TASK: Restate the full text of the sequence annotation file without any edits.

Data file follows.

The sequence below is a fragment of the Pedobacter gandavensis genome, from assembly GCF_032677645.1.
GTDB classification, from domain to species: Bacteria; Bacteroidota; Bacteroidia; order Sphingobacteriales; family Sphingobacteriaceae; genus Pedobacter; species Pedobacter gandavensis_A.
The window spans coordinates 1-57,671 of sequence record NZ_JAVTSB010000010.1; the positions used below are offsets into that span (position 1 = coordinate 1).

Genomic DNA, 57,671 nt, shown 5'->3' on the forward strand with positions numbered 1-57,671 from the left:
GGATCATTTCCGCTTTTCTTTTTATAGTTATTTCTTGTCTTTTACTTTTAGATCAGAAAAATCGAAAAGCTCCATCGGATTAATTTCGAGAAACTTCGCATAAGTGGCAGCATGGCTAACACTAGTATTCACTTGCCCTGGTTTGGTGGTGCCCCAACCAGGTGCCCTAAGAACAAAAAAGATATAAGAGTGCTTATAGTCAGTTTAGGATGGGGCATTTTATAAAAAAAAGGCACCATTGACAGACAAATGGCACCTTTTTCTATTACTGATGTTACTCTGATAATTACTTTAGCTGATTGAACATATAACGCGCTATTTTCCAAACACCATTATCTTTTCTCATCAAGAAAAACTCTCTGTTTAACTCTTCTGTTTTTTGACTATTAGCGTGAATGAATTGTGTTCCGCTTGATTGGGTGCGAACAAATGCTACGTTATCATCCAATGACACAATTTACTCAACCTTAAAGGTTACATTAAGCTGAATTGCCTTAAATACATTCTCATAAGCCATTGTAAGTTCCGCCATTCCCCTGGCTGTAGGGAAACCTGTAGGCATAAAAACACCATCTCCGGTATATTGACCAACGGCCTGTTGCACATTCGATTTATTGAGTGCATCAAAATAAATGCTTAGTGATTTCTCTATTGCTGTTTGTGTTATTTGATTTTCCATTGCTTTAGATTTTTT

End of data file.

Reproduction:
The sequence below is a fragment of the Pedobacter gandavensis genome, from assembly GCF_032677645.1.
GTDB classification, from domain to species: Bacteria; Bacteroidota; Bacteroidia; order Sphingobacteriales; family Sphingobacteriaceae; genus Pedobacter; species Pedobacter gandavensis_A.
The window spans coordinates 1-57,671 of sequence record NZ_JAVTSB010000010.1; the positions used below are offsets into that span (position 1 = coordinate 1).

Genomic DNA, 57,671 nt, shown 5'->3' on the forward strand with positions numbered 1-57,671 from the left:
GGATCATTTCCGCTTTTCTTTTTATAGTTATTTCTTGTCTTTTACTTTTAGATCAGAAAAATCGAAAAGCTCCATCGGATTAATTTCGAGAAACTTCGCATAAGTGGCAGCATGGCTAACACTAGTATTCACTTGCCCTGGTTTGGTGGTGCCCCAACCAGGTGCCCTAAGAACAAAAAAGATATAAGAGTGCTTATAGTCAGTTTAGGATGGGGCATTTTATAAAAAAAAGGCACCATTGACAGACAAATGGCACCTTTTTCTATTACTGATGTTACTCTGATAATTACTTTAGCTGATTGAACATATAACGCGCTATTTTCCAAACACCATTATCTTTTCTCATCAAGAAAAACTCTCTGTTTAACTCTTCTGTTTTTTGACTATTAGCGTGAATGAATTGTGTTCCGCTTGATTGGGTGCGAACAAATGCTACGTTATCATCCAATGACACAATTTACTCAACCTTAAAGGTTACATTAAGCTGAATTGCCTTAAATACATTCTCATAAGCCATTGTAAGTTCCGCCATTCCCCTGGCTGTAGGGAAACCTGTAGGCATAAAAACACCATCTCCGGTATATTGACCAACGGCCTGTTGCACATTCGATTTATTGAGTGCATCAAAATAAATGCTTAGTGATTTCTCTATTGCTGTTTGTGTTATTTGATTTTCCATTGCTTTAGATTTTTT